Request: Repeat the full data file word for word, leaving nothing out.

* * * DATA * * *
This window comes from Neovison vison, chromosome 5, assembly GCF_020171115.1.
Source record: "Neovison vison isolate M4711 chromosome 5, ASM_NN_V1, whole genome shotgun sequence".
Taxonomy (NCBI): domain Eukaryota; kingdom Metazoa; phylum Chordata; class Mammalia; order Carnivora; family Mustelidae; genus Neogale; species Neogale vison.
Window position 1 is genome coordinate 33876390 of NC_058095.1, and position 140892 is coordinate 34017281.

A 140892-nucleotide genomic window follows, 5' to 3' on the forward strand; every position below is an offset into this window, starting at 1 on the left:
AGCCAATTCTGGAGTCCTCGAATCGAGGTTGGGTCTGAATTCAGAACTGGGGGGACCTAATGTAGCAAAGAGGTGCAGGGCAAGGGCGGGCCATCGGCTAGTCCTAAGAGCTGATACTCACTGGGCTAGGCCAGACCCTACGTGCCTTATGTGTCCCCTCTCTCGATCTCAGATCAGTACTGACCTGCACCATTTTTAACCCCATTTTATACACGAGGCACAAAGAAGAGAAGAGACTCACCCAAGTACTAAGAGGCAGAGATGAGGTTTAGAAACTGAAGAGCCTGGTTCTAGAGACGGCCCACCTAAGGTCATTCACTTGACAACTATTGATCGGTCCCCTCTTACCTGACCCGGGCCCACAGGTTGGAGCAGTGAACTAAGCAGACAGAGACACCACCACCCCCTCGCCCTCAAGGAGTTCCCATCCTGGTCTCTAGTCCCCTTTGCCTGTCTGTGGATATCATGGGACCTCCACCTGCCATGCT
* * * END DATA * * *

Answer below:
This window comes from Neovison vison, chromosome 5, assembly GCF_020171115.1.
Source record: "Neovison vison isolate M4711 chromosome 5, ASM_NN_V1, whole genome shotgun sequence".
Taxonomy (NCBI): domain Eukaryota; kingdom Metazoa; phylum Chordata; class Mammalia; order Carnivora; family Mustelidae; genus Neogale; species Neogale vison.
Window position 1 is genome coordinate 33876390 of NC_058095.1, and position 140892 is coordinate 34017281.

A 140892-nucleotide genomic window follows, 5' to 3' on the forward strand; every position below is an offset into this window, starting at 1 on the left:
AGCCAATTCTGGAGTCCTCGAATCGAGGTTGGGTCTGAATTCAGAACTGGGGGGACCTAATGTAGCAAAGAGGTGCAGGGCAAGGGCGGGCCATCGGCTAGTCCTAAGAGCTGATACTCACTGGGCTAGGCCAGACCCTACGTGCCTTATGTGTCCCCTCTCTCGATCTCAGATCAGTACTGACCTGCACCATTTTTAACCCCATTTTATACACGAGGCACAAAGAAGAGAAGAGACTCACCCAAGTACTAAGAGGCAGAGATGAGGTTTAGAAACTGAAGAGCCTGGTTCTAGAGACGGCCCACCTAAGGTCATTCACTTGACAACTATTGATCGGTCCCCTCTTACCTGACCCGGGCCCACAGGTTGGAGCAGTGAACTAAGCAGACAGAGACACCACCACCCCCTCGCCCTCAAGGAGTTCCCATCCTGGTCTCTAGTCCCCTTTGCCTGTCTGTGGATATCATGGGACCTCCACCTGCCATGCT